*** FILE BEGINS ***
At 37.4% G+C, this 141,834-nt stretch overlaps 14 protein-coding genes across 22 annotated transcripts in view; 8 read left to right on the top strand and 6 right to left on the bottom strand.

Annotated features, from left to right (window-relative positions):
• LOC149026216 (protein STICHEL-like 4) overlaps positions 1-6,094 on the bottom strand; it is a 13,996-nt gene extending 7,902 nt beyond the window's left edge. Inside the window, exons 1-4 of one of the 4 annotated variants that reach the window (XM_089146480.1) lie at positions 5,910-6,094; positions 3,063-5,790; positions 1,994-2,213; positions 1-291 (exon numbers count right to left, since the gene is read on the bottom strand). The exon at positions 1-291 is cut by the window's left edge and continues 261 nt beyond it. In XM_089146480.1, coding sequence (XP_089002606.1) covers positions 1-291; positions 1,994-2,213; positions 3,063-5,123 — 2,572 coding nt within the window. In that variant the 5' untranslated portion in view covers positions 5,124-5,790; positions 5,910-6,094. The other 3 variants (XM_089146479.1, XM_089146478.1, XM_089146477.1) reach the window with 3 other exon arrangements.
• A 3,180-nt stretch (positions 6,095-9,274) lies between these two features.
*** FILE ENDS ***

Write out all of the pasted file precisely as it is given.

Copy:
At 37.4% G+C, this 141,834-nt stretch overlaps 14 protein-coding genes across 22 annotated transcripts in view; 8 read left to right on the top strand and 6 right to left on the bottom strand.

Annotated features, from left to right (window-relative positions):
• LOC149026216 (protein STICHEL-like 4) overlaps positions 1-6,094 on the bottom strand; it is a 13,996-nt gene extending 7,902 nt beyond the window's left edge. Inside the window, exons 1-4 of one of the 4 annotated variants that reach the window (XM_089146480.1) lie at positions 5,910-6,094; positions 3,063-5,790; positions 1,994-2,213; positions 1-291 (exon numbers count right to left, since the gene is read on the bottom strand). The exon at positions 1-291 is cut by the window's left edge and continues 261 nt beyond it. In XM_089146480.1, coding sequence (XP_089002606.1) covers positions 1-291; positions 1,994-2,213; positions 3,063-5,123 — 2,572 coding nt within the window. In that variant the 5' untranslated portion in view covers positions 5,124-5,790; positions 5,910-6,094. The other 3 variants (XM_089146479.1, XM_089146478.1, XM_089146477.1) reach the window with 3 other exon arrangements.
• A 3,180-nt stretch (positions 6,095-9,274) lies between these two features.